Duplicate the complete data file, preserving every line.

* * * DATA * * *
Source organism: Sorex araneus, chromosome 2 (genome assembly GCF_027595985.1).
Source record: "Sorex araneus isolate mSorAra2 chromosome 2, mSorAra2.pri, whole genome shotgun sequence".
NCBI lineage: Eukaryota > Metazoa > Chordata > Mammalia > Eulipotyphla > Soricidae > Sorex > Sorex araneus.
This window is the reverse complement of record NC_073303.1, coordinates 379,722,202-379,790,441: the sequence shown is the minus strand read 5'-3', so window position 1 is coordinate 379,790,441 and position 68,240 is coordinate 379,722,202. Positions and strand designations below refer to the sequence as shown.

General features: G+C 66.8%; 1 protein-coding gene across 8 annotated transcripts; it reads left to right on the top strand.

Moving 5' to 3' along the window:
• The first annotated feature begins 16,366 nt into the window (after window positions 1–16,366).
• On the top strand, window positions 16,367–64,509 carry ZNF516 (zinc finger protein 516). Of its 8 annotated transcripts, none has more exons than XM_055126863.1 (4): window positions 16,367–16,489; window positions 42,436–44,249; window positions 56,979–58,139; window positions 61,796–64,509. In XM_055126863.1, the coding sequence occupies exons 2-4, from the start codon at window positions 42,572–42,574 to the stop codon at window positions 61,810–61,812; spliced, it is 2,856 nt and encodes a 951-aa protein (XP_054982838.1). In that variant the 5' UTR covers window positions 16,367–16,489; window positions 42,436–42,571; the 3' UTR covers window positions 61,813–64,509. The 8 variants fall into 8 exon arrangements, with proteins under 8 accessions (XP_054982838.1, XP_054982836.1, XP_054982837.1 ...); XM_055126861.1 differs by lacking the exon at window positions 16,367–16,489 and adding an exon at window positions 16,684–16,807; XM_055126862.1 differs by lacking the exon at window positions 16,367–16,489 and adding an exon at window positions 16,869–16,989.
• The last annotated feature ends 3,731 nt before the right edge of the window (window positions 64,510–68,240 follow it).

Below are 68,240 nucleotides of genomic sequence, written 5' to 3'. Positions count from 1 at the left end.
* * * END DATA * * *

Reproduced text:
Source organism: Sorex araneus, chromosome 2 (genome assembly GCF_027595985.1).
Source record: "Sorex araneus isolate mSorAra2 chromosome 2, mSorAra2.pri, whole genome shotgun sequence".
NCBI lineage: Eukaryota > Metazoa > Chordata > Mammalia > Eulipotyphla > Soricidae > Sorex > Sorex araneus.
This window is the reverse complement of record NC_073303.1, coordinates 379,722,202-379,790,441: the sequence shown is the minus strand read 5'-3', so window position 1 is coordinate 379,790,441 and position 68,240 is coordinate 379,722,202. Positions and strand designations below refer to the sequence as shown.

General features: G+C 66.8%; 1 protein-coding gene across 8 annotated transcripts; it reads left to right on the top strand.

Moving 5' to 3' along the window:
• The first annotated feature begins 16,366 nt into the window (after window positions 1–16,366).
• On the top strand, window positions 16,367–64,509 carry ZNF516 (zinc finger protein 516). Of its 8 annotated transcripts, none has more exons than XM_055126863.1 (4): window positions 16,367–16,489; window positions 42,436–44,249; window positions 56,979–58,139; window positions 61,796–64,509. In XM_055126863.1, the coding sequence occupies exons 2-4, from the start codon at window positions 42,572–42,574 to the stop codon at window positions 61,810–61,812; spliced, it is 2,856 nt and encodes a 951-aa protein (XP_054982838.1). In that variant the 5' UTR covers window positions 16,367–16,489; window positions 42,436–42,571; the 3' UTR covers window positions 61,813–64,509. The 8 variants fall into 8 exon arrangements, with proteins under 8 accessions (XP_054982838.1, XP_054982836.1, XP_054982837.1 ...); XM_055126861.1 differs by lacking the exon at window positions 16,367–16,489 and adding an exon at window positions 16,684–16,807; XM_055126862.1 differs by lacking the exon at window positions 16,367–16,489 and adding an exon at window positions 16,869–16,989.
• The last annotated feature ends 3,731 nt before the right edge of the window (window positions 64,510–68,240 follow it).

Below are 68,240 nucleotides of genomic sequence, written 5' to 3'. Positions count from 1 at the left end.